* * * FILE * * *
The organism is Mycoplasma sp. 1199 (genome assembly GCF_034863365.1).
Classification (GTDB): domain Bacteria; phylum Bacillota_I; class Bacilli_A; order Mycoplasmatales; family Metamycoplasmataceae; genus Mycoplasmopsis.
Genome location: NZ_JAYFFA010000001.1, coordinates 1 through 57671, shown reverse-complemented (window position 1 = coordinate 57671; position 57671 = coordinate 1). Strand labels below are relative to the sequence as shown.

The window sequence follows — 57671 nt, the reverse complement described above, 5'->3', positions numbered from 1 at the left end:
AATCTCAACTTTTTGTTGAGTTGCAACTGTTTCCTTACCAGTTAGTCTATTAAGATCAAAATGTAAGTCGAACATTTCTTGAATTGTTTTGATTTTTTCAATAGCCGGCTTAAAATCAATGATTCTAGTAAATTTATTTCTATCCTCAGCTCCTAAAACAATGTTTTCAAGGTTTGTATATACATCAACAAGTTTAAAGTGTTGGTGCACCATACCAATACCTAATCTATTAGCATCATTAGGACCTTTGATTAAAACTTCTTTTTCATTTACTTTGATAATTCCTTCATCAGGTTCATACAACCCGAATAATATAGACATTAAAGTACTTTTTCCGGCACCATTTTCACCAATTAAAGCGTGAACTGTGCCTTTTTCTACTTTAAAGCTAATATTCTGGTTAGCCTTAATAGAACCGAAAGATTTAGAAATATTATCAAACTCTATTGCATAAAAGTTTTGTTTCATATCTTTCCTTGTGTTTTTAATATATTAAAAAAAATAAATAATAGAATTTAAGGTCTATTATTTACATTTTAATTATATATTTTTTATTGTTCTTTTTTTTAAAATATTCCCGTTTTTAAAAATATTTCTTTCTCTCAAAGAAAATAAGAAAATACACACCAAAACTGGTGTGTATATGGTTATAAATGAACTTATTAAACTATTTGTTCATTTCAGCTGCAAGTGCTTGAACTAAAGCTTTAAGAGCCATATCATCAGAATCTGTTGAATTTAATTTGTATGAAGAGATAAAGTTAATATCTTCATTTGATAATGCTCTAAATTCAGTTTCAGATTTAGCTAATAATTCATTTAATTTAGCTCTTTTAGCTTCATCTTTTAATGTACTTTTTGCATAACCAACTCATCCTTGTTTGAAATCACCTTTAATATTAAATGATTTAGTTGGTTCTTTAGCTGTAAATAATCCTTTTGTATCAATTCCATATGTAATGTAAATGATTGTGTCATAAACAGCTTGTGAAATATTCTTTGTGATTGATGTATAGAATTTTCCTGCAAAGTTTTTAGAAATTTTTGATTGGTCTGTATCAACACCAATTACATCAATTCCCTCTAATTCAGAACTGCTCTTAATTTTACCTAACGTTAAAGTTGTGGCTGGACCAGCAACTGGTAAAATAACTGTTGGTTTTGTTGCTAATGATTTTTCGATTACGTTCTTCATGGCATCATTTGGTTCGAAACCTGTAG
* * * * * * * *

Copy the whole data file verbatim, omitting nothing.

The organism is Mycoplasma sp. 1199 (genome assembly GCF_034863365.1).
Classification (GTDB): domain Bacteria; phylum Bacillota_I; class Bacilli_A; order Mycoplasmatales; family Metamycoplasmataceae; genus Mycoplasmopsis.
Genome location: NZ_JAYFFA010000001.1, coordinates 1 through 57671, shown reverse-complemented (window position 1 = coordinate 57671; position 57671 = coordinate 1). Strand labels below are relative to the sequence as shown.

The window sequence follows — 57671 nt, the reverse complement described above, 5'->3', positions numbered from 1 at the left end:
AATCTCAACTTTTTGTTGAGTTGCAACTGTTTCCTTACCAGTTAGTCTATTAAGATCAAAATGTAAGTCGAACATTTCTTGAATTGTTTTGATTTTTTCAATAGCCGGCTTAAAATCAATGATTCTAGTAAATTTATTTCTATCCTCAGCTCCTAAAACAATGTTTTCAAGGTTTGTATATACATCAACAAGTTTAAAGTGTTGGTGCACCATACCAATACCTAATCTATTAGCATCATTAGGACCTTTGATTAAAACTTCTTTTTCATTTACTTTGATAATTCCTTCATCAGGTTCATACAACCCGAATAATATAGACATTAAAGTACTTTTTCCGGCACCATTTTCACCAATTAAAGCGTGAACTGTGCCTTTTTCTACTTTAAAGCTAATATTCTGGTTAGCCTTAATAGAACCGAAAGATTTAGAAATATTATCAAACTCTATTGCATAAAAGTTTTGTTTCATATCTTTCCTTGTGTTTTTAATATATTAAAAAAAATAAATAATAGAATTTAAGGTCTATTATTTACATTTTAATTATATATTTTTTATTGTTCTTTTTTTTAAAATATTCCCGTTTTTAAAAATATTTCTTTCTCTCAAAGAAAATAAGAAAATACACACCAAAACTGGTGTGTATATGGTTATAAATGAACTTATTAAACTATTTGTTCATTTCAGCTGCAAGTGCTTGAACTAAAGCTTTAAGAGCCATATCATCAGAATCTGTTGAATTTAATTTGTATGAAGAGATAAAGTTAATATCTTCATTTGATAATGCTCTAAATTCAGTTTCAGATTTAGCTAATAATTCATTTAATTTAGCTCTTTTAGCTTCATCTTTTAATGTACTTTTTGCATAACCAACTCATCCTTGTTTGAAATCACCTTTAATATTAAATGATTTAGTTGGTTCTTTAGCTGTAAATAATCCTTTTGTATCAATTCCATATGTAATGTAAATGATTGTGTCATAAACAGCTTGTGAAATATTCTTTGTGATTGATGTATAGAATTTTCCTGCAAAGTTTTTAGAAATTTTTGATTGGTCTGTATCAACACCAATTACATCAATTCCCTCTAATTCAGAACTGCTCTTAATTTTACCTAACGTTAAAGTTGTGGCTGGACCAGCAACTGGTAAAATAACTGTTGGTTTTGTTGCTAATGATTTTTCGATTACGTTCTTCATGGCATCATTTGGTTCGAAACCTGTAG